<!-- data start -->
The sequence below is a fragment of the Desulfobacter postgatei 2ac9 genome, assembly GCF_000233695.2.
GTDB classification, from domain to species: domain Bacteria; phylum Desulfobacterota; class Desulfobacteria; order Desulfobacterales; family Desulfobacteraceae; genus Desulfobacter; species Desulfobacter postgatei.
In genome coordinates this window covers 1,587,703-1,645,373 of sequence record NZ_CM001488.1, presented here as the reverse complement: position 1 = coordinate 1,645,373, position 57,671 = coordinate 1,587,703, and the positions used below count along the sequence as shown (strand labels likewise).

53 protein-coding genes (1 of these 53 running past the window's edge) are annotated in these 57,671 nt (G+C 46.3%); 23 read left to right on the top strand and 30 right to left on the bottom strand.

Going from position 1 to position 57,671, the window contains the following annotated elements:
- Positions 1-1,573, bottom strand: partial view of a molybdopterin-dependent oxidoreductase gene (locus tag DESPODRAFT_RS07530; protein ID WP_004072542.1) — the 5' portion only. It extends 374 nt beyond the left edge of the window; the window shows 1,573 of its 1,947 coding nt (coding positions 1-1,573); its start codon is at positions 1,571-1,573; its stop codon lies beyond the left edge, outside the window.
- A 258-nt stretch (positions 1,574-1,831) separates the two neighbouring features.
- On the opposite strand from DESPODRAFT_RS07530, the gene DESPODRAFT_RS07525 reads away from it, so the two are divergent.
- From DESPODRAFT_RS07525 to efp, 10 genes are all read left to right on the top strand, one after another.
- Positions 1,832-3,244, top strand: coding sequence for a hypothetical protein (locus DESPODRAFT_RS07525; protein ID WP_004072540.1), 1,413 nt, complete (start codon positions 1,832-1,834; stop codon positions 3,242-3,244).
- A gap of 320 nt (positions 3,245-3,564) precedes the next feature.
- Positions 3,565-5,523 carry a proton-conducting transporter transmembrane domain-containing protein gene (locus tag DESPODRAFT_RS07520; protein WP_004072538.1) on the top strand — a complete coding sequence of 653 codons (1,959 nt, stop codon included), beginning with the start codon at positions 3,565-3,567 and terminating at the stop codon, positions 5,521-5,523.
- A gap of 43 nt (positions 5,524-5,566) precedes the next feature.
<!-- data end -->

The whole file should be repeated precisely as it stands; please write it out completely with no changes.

The sequence below is a fragment of the Desulfobacter postgatei 2ac9 genome, assembly GCF_000233695.2.
GTDB classification, from domain to species: domain Bacteria; phylum Desulfobacterota; class Desulfobacteria; order Desulfobacterales; family Desulfobacteraceae; genus Desulfobacter; species Desulfobacter postgatei.
In genome coordinates this window covers 1,587,703-1,645,373 of sequence record NZ_CM001488.1, presented here as the reverse complement: position 1 = coordinate 1,645,373, position 57,671 = coordinate 1,587,703, and the positions used below count along the sequence as shown (strand labels likewise).

53 protein-coding genes (1 of these 53 running past the window's edge) are annotated in these 57,671 nt (G+C 46.3%); 23 read left to right on the top strand and 30 right to left on the bottom strand.

Going from position 1 to position 57,671, the window contains the following annotated elements:
- Positions 1-1,573, bottom strand: partial view of a molybdopterin-dependent oxidoreductase gene (locus tag DESPODRAFT_RS07530; protein ID WP_004072542.1) — the 5' portion only. It extends 374 nt beyond the left edge of the window; the window shows 1,573 of its 1,947 coding nt (coding positions 1-1,573); its start codon is at positions 1,571-1,573; its stop codon lies beyond the left edge, outside the window.
- A 258-nt stretch (positions 1,574-1,831) separates the two neighbouring features.
- On the opposite strand from DESPODRAFT_RS07530, the gene DESPODRAFT_RS07525 reads away from it, so the two are divergent.
- From DESPODRAFT_RS07525 to efp, 10 genes are all read left to right on the top strand, one after another.
- Positions 1,832-3,244, top strand: coding sequence for a hypothetical protein (locus DESPODRAFT_RS07525; protein ID WP_004072540.1), 1,413 nt, complete (start codon positions 1,832-1,834; stop codon positions 3,242-3,244).
- A gap of 320 nt (positions 3,245-3,564) precedes the next feature.
- Positions 3,565-5,523 carry a proton-conducting transporter transmembrane domain-containing protein gene (locus tag DESPODRAFT_RS07520; protein WP_004072538.1) on the top strand — a complete coding sequence of 653 codons (1,959 nt, stop codon included), beginning with the start codon at positions 3,565-3,567 and terminating at the stop codon, positions 5,521-5,523.
- A gap of 43 nt (positions 5,524-5,566) precedes the next feature.